MESNAGER (or LE MESAGNER), NICOLAS (1658-1714), French diplomatist, belonged to a wealthy merchant family. He gave up a commercial career for the law, however, and became advocate before the parlement of Rouen. In 1700 he was sent as deputy of Rouen to the council of commerce which was established in Paris for the extension of French trade. Here he made his mark, and was chosen to go on three missions to Spain, between the years 1704 and 1705, to negotiate financial arrangements. In August 1711 he was sent on a secret mission to London to detach England from the alliance against France, and succeeded in securing the adoption of eight articles which formed the base of the later Treaty of Utrecht. As a reward for his skill he was made one of the three French plenipotentiaries sent to Utrecht in January 1712, and had the honour of signing the treaty the next year. As he had used much of his own large fortune to keep up his state as ambassador, he was granted a pension by the grateful king of France. His portrait by Hyacinthe Rigaud is in the gallery of Versailles.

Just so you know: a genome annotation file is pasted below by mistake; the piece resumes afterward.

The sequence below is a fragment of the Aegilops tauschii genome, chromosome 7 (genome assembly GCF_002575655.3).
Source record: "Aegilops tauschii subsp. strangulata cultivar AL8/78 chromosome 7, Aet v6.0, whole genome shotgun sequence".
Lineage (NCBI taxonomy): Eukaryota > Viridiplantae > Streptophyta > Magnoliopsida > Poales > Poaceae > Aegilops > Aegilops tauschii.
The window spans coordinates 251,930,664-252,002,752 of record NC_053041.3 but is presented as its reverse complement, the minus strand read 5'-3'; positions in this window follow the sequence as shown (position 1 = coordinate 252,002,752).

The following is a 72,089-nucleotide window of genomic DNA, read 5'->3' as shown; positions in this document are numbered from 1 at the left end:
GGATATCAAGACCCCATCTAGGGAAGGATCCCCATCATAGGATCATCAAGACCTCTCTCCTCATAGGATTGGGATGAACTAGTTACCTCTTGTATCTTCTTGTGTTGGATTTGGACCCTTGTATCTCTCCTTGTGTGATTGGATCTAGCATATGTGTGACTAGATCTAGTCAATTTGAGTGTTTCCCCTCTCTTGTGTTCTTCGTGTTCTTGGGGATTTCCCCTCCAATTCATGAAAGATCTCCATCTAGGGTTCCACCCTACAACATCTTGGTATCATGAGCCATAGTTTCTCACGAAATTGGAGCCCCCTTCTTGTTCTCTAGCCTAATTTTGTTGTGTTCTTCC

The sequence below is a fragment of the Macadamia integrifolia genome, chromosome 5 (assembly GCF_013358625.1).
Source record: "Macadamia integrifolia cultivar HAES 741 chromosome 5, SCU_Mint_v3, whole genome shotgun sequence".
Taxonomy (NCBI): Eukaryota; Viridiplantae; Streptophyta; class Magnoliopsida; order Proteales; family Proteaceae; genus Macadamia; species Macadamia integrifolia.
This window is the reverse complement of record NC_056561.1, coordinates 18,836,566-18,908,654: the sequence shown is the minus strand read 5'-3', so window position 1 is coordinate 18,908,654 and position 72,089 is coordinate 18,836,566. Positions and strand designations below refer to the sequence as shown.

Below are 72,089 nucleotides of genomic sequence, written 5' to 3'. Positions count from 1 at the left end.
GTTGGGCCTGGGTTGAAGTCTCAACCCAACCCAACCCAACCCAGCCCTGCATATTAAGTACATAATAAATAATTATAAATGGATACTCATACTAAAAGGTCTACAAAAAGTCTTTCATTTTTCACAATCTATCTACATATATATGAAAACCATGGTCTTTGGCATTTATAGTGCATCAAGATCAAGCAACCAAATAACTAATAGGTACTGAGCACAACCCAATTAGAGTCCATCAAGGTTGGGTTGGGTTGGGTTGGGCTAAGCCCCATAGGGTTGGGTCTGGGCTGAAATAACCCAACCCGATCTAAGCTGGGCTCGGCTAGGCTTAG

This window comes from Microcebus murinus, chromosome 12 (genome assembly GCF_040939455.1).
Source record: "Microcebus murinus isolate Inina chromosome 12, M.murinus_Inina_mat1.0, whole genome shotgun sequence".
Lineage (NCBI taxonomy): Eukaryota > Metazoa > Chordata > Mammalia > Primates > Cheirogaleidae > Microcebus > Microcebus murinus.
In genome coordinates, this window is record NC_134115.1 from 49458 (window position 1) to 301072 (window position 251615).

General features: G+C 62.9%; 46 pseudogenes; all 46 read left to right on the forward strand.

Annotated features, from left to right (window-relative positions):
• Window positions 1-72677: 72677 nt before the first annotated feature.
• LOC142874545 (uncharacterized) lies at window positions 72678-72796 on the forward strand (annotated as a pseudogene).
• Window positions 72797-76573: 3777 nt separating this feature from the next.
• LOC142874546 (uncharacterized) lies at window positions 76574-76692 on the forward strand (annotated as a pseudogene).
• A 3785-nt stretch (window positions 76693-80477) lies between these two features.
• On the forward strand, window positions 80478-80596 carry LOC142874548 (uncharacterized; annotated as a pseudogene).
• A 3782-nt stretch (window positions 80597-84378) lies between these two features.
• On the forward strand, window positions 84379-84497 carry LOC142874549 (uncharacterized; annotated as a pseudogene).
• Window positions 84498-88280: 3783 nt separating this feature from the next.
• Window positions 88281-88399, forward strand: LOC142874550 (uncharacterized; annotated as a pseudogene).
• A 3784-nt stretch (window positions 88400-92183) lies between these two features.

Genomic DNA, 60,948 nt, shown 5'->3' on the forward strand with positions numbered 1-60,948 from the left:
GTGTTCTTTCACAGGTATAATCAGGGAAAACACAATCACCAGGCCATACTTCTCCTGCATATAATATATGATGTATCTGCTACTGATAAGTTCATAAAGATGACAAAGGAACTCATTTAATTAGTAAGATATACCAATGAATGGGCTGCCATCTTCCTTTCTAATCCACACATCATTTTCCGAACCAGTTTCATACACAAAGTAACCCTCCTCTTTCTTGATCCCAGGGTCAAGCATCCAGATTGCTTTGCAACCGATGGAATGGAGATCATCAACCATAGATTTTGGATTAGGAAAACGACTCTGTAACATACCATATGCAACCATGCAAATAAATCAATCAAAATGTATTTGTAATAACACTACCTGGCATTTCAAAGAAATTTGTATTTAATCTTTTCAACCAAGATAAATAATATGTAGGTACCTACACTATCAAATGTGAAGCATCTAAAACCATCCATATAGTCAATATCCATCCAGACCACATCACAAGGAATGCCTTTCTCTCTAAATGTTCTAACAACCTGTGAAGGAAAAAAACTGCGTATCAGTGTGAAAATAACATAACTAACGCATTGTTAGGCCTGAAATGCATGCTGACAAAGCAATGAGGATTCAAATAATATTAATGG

Note - this article incorporates content from Encyclopaedia Britannica, Eleventh Edition, (1910-1911)